The Vendée, France is a good option for UK families. It’s set almost half-way down France, south of Brittany and north of the Dordogne. This mainly flat, leafy coastal department is more sheltered from the Atlantic winds than the northerly parts of France. It’s warm in the summer, but doesn’t have the dessicating heat of the country’s south. Everyone from history buffs through to nature-lovers and thrill-seekers will find places to visit in Vendée to suit their tastes.
Holidaymakers can travel to Vendée by car via a ferry, or through international airports at Nantes or La Rochelle. Accommodation is plentiful. On our trip there last summer we stayed in one of the Vendée campsites, La Garangeoire, with Eurocamp Vendée. It’s one of the many gorgeous campsites in France with water parks. But if you’re looking for something a bit more luxurious, there are also several international companies offering rentals in France, or local hotels and B&Bs that welcome families.
Here are some things to do in Vendée.
Visit one of the Vendée beaches
With 250km of protected coastline, the Vendée is renowned for its beaches. These are impeccably clean by French standards, with excellent bathing water quality. Les Sables d’Olonne is perhaps the best-known of the Vendée’s beaches. Its sheltered, gradually sloping sand faces south, so it has more than its fair share of sunshine. Restaurants line the beach promenade, and aquatic centres offer surfing and sailing.
Beach-lovers will be spoiled for choice in the Vendée, where everyone from naturists to families will find a place to suit them. On our trip, we went to Bretignolles sur Mer, a small town where you can choose between rocky beaches with surfer-friendly waves, or fine sandy stretches where families can learn to sail, cycle along the dunes, or just build sandcastles and snooze. We went for the latter option.
Le Grand Defi
Le Grand Defi’s 24 treetop trails opened in 2010. Held safely by harnesses, adventurers from the age of two can traverse wires, ropes and wooden boards laid out in the branches. Five of the trails are suitable for the very youngest treetop explorers. Two ‘black runs’ challenge the most seasoned branch-swingers, and 22 zip lines pass over the area’s beautiful lakes.
As well as the treetop trails, Le Grand Defi offers paintpalling, pony rides, golf, orienteering and more. You can read about Le Grand Defi in this post by Tin Box Traveller.
Le Grand Defi is open from April to the beginning of November. A range of admission prices apply, depending on the age of the customers, and which activities they’d like to try. To find out more about their rates and tickets, visit the Grand Defi website.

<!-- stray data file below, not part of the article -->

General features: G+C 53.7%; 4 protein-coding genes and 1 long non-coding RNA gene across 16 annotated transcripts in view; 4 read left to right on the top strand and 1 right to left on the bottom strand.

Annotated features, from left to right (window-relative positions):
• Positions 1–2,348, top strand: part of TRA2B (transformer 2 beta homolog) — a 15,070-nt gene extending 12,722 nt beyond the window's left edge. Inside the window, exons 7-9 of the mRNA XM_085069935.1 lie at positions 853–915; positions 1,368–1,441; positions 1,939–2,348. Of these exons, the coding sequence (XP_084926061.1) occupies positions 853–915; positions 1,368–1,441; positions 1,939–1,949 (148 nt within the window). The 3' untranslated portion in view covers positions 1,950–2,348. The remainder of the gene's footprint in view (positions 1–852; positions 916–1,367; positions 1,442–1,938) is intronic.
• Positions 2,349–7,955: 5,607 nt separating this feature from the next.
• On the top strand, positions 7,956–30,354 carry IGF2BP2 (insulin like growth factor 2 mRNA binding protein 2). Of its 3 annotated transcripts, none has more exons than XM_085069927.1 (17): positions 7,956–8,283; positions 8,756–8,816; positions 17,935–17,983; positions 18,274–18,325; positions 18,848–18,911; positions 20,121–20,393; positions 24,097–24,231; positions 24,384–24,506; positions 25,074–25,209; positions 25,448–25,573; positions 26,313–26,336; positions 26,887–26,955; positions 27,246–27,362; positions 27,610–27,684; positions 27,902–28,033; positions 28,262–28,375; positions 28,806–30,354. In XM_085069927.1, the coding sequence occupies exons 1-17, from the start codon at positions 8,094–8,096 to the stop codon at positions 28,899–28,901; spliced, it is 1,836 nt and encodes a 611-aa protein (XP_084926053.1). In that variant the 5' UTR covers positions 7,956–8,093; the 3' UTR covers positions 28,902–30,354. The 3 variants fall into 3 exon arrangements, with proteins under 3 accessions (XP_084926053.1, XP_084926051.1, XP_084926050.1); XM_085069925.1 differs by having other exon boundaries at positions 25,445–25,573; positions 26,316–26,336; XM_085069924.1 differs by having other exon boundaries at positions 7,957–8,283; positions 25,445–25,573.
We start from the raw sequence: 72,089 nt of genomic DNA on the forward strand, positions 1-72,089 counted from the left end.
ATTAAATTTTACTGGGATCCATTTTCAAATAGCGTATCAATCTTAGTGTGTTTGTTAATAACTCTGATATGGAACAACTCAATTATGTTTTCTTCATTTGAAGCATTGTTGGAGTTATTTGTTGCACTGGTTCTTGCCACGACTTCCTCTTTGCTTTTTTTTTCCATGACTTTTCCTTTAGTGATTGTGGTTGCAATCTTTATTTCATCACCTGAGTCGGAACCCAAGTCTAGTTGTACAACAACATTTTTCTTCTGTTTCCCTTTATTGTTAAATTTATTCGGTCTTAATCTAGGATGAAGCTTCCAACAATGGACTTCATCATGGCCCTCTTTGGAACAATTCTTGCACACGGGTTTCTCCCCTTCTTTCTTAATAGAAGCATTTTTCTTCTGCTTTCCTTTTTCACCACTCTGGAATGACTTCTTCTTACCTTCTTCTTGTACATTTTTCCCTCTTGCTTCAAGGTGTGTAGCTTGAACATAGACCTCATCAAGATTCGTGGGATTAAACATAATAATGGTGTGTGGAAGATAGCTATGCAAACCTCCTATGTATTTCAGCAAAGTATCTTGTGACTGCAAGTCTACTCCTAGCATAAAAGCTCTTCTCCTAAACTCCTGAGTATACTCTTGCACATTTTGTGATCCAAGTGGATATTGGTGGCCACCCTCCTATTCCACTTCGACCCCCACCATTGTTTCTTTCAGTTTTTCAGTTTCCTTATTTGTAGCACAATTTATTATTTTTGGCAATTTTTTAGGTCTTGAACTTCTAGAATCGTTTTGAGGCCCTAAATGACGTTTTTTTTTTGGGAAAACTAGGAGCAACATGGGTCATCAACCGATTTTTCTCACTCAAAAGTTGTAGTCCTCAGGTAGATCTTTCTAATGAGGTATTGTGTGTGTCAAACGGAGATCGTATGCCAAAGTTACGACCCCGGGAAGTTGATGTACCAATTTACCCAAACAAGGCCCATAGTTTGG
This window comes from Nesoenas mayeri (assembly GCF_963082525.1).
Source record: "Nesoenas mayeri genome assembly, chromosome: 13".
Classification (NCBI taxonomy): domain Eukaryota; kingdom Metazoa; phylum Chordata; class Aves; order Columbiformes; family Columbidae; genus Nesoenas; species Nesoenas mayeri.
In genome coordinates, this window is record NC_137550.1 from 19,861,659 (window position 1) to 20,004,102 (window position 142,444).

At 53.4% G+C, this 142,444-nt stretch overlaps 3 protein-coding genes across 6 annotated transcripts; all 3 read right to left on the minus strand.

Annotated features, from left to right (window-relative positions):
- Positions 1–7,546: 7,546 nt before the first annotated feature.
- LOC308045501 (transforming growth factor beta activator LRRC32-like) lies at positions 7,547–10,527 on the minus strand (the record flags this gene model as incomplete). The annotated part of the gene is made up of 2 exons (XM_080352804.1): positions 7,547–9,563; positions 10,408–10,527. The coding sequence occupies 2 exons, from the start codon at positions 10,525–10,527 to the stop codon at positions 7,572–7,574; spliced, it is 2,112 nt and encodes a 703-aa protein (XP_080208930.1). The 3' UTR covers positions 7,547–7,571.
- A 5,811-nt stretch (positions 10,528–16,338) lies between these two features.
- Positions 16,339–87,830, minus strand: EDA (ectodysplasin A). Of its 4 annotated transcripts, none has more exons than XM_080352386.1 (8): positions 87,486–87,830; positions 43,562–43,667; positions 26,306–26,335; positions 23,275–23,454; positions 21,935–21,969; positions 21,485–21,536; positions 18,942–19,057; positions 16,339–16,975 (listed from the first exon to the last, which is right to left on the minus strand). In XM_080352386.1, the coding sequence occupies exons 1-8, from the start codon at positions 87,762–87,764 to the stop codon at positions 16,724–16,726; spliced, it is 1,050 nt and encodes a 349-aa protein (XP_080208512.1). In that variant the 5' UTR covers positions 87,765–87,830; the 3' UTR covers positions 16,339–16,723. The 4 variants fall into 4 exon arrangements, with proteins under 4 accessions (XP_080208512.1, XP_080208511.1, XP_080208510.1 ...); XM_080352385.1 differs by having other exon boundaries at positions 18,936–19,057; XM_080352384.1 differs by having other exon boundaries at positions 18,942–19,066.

Hiking trails in Vendée
The Vendée France’s terrain is flat, so it’s easy for little legs. Older walkers will also find a route to challenge them. Hundreds of miles of marked trails guide walkers along woodland and coastal paths. The locals are passionate about their walking terrain, and you’ll often find brightly coloured markers to flag your way.
D and I chose a particularly pleasant route on our recent visit to the Vendée, which you can read about here. We walked through dappled tree tunnels, where a mixture of deciduous and conifer trees left a lovely piney scent in the air, and crunchy acorns underfoot. Our trail took us across shallow brooks and along the way we spotted frogs, shrews, wild rabbits and even a rare cormorant.
O’Gliss Park and Indian Forest
The third biggest water park in France opened in 2016, near Moutiers-les-Mauxfaits. O’Gliss is now a top France tourist attraction. Families can spend days enjoying the outdoor water park’s giant slides, river rapids, wave pool, sunbathing area, large swimming pool, children’s play area and exotic gardens. Picky eaters will no doubt find something to satisfy them at one of the park’s four restaurants. These range from a traditional restaurant selling grilled meat dishes, to a surf bar where sliders can fuel themselves with a burger. There’s a tapas bar and a ‘Sugar Stop’, which sells sweets, ice creams and other sugary treats.
Next to O’Gliss is the Indian Forest, another adventure park with treetop trails, paintball and an adventure playground for kids. The Indian Forest is set in five acres of ancient oak woodland, and is billed as the largest adventure park in the country.
O’Gliss is open every day in summer, from the end of June to the beginning of September. The Indian Forest opens from April to September.
Puy du Fou
Puy du Fou is the second most popular theme park in France, after Disneyland Paris. A lot of people who’ve visited say it’s one of the best places to visit in France. This history-based theme park celebrated its 40th anniversary in 2017. Unlike most theme parks, it doesn’t have any rides. Instead, visitors can watch from a choice of several spectacular shows, which run all day long and into the evening.
We visited Puy du Fou, and were astonished by the technical accomplishment of the shows. These are all based around legendary tales from French and European history, with a distinctly Christian twist. On any one day, visitors to the theme park can choose between up to 12 performances, some repeated two or three times. These feature knuckle-biting acrobatics on horseback; lions, wild boar, wolves, and around 200 birds of prey; and international award-winning pyrotechnics. Puy du Fou’s showcase performance, Cinéscénie, boasts 2,000 actors and plays out over a water-covered space of 23 hectares.
Puy du Fou offers on-site accommodation, and ticket prices vary. You can find out more on their website.
Have you been to the Vendée? What did you enjoy doing there? Please let me know what I’ve missed out – it’s a department with many attractions.
You can find out more about Vendée on the Visit France website.
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